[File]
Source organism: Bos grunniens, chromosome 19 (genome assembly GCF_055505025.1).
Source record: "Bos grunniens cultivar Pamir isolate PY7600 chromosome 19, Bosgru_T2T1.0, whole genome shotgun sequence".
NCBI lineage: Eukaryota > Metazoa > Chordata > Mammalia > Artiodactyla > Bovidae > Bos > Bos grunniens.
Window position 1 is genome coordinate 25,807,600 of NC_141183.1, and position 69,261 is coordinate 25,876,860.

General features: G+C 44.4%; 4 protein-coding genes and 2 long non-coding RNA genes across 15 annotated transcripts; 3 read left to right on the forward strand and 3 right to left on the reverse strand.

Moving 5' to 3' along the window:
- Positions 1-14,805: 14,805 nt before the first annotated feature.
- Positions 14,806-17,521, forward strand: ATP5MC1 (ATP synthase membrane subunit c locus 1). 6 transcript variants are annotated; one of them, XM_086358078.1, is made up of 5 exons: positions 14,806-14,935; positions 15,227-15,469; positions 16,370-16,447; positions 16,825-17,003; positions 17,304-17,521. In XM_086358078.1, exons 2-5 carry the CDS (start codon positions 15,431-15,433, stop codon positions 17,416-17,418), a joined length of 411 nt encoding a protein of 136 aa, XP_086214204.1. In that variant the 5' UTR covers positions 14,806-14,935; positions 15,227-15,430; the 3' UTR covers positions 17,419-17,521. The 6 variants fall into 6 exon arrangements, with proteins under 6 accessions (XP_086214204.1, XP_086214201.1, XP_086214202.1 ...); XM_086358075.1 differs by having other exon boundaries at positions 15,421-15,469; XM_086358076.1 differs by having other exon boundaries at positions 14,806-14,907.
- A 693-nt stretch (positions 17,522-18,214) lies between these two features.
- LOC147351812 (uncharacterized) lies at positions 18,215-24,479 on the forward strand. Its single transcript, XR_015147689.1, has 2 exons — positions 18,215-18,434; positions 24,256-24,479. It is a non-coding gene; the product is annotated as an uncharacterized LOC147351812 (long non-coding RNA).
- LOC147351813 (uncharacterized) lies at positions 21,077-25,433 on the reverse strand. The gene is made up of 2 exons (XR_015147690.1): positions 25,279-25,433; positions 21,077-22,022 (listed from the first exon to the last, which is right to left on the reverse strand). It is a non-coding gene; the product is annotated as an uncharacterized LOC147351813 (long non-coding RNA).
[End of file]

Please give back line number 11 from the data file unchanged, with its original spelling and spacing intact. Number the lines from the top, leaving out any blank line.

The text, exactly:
- LOC147351813 (uncharacterized) lies at positions 21,077-25,433 on the reverse strand. The gene is made up of 2 exons (XR_015147690.1): positions 25,279-25,433; positions 21,077-22,022 (listed from the first exon to the last, which is right to left on the reverse strand). It is a non-coding gene; the product is annotated as an uncharacterized LOC147351813 (long non-coding RNA).